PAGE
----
There are several reasons why people use these tests when trying to conceive. As a Fertility Educator, I would say that most people use them because they are commercially available, easy to access, and easy to use. I also think that it’s because most of us weren’t taught about observing changes in cervical mucus as a tool of fertility awareness. However, cervical mucus is necessary for sperm transport and the days that we observe cervical mucus are the active days of fertility. Not everyone’s body will align their days of mucus with the LH rise and surge days. Optimally, these range of days overlap. However, some people’s bodies will produce cervical mucus for a few days, that mucus will go away for a day or two, and then their bodies will ovulate. If they detected an LH peak the day before ovulation and they timed intercourse on that day and the day of ovulation (what would be considered the statistically “most fertile” days), they would have missed the timeframe of optimal sperm transport (i.e. days with observable cervical mucus).
Therefore, I always encourage people to time intercourse based on their in-real-time observations of cervical mucus when trying to conceive.
When there is limited mucus observed (less than 3 days) or continuous mucus (more than 7 days), using an LH test can help to identify the pre-ovulatory fertile window.
Can these be used to avoid conceiving?
It is not advisable to use these tests on their own as a way to prevent pregnancy. There are Fertility Awareness Methods that use hormone assessment, like OPKs, but they are used in conjunction with a calculation based on several cycles worth of data for that individual. As mentioned above, sperm cells are able to actively transport into the cervix and uterus via cervical mucus. For the majority of the cycle the vaginal environment is too acidic for sperm cells to survive. However, cervical mucus is more alkaline and temporarily shifts the environment of the vagina to make it hospitable for sperm. In addition to this pH shift, the cervical mucus helps to actively transport the sperm cells and produces sugars and proteins to keep them alive within the reproductive system for 3-5 days. Therefore, it is imperative to avoid having intercourse on days with active cervical mucus to successfully avoid pregnancy. And since the LH tests do not detect cervical mucus, and cervical mucus does not always line up with an LH rise or surge, it is not advisable to use these tests for contraceptive purposes.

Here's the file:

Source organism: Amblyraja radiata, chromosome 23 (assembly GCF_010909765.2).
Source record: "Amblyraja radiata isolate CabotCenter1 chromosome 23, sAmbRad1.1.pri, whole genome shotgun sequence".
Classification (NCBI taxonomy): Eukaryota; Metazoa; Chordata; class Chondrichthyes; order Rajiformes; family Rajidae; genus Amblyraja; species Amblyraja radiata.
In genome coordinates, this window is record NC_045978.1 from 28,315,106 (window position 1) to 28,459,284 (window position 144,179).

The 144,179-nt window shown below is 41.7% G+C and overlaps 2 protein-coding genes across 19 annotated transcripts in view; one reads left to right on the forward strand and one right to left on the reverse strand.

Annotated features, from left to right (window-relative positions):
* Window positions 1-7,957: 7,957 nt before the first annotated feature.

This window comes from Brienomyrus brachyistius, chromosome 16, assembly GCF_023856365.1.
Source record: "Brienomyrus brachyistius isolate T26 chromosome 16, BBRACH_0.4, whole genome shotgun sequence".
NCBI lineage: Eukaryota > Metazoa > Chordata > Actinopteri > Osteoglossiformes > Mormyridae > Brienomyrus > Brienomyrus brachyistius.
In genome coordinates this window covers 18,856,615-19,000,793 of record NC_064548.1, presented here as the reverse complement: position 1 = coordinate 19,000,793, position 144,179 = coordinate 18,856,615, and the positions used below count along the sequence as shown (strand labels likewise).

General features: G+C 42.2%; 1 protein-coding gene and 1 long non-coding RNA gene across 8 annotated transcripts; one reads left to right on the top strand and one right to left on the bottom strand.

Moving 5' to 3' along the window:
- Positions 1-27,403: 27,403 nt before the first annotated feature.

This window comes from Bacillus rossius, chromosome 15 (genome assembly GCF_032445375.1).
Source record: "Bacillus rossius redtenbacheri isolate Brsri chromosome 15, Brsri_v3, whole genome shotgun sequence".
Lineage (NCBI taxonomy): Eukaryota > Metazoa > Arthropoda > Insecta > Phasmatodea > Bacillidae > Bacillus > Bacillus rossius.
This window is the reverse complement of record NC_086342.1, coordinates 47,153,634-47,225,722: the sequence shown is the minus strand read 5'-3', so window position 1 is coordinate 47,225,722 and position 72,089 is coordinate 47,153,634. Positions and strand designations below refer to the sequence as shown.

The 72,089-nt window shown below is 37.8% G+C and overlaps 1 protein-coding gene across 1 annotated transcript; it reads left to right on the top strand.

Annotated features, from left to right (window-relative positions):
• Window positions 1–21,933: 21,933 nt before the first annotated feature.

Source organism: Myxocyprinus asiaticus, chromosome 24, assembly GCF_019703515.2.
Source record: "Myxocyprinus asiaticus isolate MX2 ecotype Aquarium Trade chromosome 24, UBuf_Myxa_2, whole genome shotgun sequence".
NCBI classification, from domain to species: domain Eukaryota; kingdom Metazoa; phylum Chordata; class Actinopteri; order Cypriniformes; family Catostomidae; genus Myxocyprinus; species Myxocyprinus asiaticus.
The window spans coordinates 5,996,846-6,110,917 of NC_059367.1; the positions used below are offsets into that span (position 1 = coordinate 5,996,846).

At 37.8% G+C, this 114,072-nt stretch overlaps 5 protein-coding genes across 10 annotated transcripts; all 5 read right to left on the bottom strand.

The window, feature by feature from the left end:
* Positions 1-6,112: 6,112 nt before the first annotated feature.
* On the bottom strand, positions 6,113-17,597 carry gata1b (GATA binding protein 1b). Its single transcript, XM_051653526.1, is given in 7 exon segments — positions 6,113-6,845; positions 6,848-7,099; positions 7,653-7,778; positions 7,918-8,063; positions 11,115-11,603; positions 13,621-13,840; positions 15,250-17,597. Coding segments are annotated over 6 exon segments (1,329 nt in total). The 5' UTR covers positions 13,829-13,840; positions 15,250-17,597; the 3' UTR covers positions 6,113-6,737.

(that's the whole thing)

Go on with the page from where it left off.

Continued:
So how do you confirm ovulation?
If the LH tests do not confirm ovulation, how do we know that our body has ovulated? With the exception of an ultrasound assessment on the day before, during and after ovulation, the only ways that we can confirm ovulation are through assessing progesterone levels via blood or urine, or tracking our Basal Body Temperature (BBT). Our bodies produce sustained elevated levels of progesterone only after ovulation. Therefore, we can use urinary or blood assessments of progesterone shortly after suspected ovulation. Progesterone causes our body’s metabolism to increase, which creates a subtle shift to a higher temperature reading post ovulation. When we are tracking our BBT, we want to take our temperature first thing in the morning (before we get out of bed) every day throughout the cycle. Once we see at least 3 elevated temperatures (0.2 degrees F) that are all higher than the previous 6 temperatures, we can confirm ovulation.
(Want to learn more about BBT tracking? Check out this blog post.)
Do I encourage people to use OPKs?
Sometimes! There are several scenarios where assessing LH surges can be helpful - especially when someone is trying to conceive. However, I look at it as a data point…and the more sets of data we are able to collect, the more detailed our body’s story can be. I don’t look at these tests as the be-all-end-all, but they can be a handy data point to work with when assessing the preovulatory window. When folks work with me to chart their cycles, sometimes we will add the statistical range of ovulation based on Peak LH readings alongside the Peak Day of mucus and the BBT rise to more clearly identify the likely day of ovulation (retrospectively). But because LH tests do not confirm ovulation and they do not assess for the active days of fertility/sperm transport, I do not consider LH testing to be a necessary data point to work with when assessing ovulation.
Want to learn more about your body’s LH surge and production of progesterone at home? Check out the Predict (LH) and Confirm (PdG - progesterone) tests from Proov. And feel free to use my affiliate code DARCIE to get 20% off!